For indirect immunofluorescence assays, cells were grown on two well chamber slides from Nunc (Fisher scientific, Rochester, NY). The cells were fixed with 3.75% formaldehyde in PBS for 20 min on ice. After three additional washes with PBS, the plasma membrane was permeabilized with 0.1% Triton X-100; 10 mM Tris HCl at PH 7.5, 120 mM NaCl; 25 mM KCl; 2 mM EGTA; and 2 mM EDTA for 10 min at room temperature. Cells were incubated with 3% Bovine serum albumin (Sigma) in PBS before incubation with primary antibodies. Rabbit anti-ZO-1 antibody (61-7300 from Invitrogen) and rabbit anti-E-Cadherin (C212 from Santa Cruz Biotechnology) were used at a 1:400 dilution. Secondary Alexa 488 anti-rabbit (Molecular Probes, Inc., Eugene, OR) were used at a 1:400 dilution. Stained cells were mounted with Vectashield Mounting media containing DAPI (Vector Laboratories, Inc., Burlingame, CA). Stained and mounted cells were then processed with a Zeiss Axioplan epifluorescence microscope (Carl Zeiss, Thornwood, NY).
Transfection of Ishikawa cells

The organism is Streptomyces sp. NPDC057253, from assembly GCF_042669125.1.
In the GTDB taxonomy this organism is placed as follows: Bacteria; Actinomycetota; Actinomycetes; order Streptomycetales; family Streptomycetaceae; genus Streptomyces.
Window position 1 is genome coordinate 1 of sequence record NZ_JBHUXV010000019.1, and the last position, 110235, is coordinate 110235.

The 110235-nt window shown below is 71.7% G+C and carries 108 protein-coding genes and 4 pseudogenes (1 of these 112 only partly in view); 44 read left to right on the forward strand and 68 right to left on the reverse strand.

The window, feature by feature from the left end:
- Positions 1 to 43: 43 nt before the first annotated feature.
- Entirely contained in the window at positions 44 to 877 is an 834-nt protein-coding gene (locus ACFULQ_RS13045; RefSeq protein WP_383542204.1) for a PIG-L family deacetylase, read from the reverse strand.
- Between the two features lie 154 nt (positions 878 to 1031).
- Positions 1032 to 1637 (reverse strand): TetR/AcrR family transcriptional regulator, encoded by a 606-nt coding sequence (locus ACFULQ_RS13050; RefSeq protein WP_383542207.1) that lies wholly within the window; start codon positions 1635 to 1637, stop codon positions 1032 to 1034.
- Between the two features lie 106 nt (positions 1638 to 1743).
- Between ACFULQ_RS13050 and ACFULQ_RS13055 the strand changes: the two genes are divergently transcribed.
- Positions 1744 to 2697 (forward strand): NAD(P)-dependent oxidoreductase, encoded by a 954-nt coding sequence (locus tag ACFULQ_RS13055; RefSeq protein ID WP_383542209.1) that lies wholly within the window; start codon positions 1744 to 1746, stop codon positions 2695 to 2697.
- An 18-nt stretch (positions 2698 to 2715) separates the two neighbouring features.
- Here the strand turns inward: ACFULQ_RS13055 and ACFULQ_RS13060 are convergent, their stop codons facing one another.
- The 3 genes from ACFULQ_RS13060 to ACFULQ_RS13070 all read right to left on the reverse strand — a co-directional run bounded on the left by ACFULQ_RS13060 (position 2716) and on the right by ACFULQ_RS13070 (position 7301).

To generate stably transfected cells, Ishikawa cells at passage number 25, were transfected with either 0.2 μg of CMV-neo empty vector or CMV-HER2 (CMV empty vector and CMV-HER2 were generously provided by the laboratory of Dr. Bjeldanes, UC Berkeley, CA, USA), using polyfact (Qiagen, CA) and following the manufacturer's suggested protocol. Cells were fed 24 h after transfection with DMEM, supplemented with 10% fetal calf serum, penicillin/streptomycin. The media was replaced with same media containing 0.7 mg/ml G418 (neomycin analog, Mediatech, Herndon, VA) to select for transfected cells. Selection media was replaced every 24 hours for a month and surviving cell populations were propagated in selection media. Experimental treatments were not performed in selection media.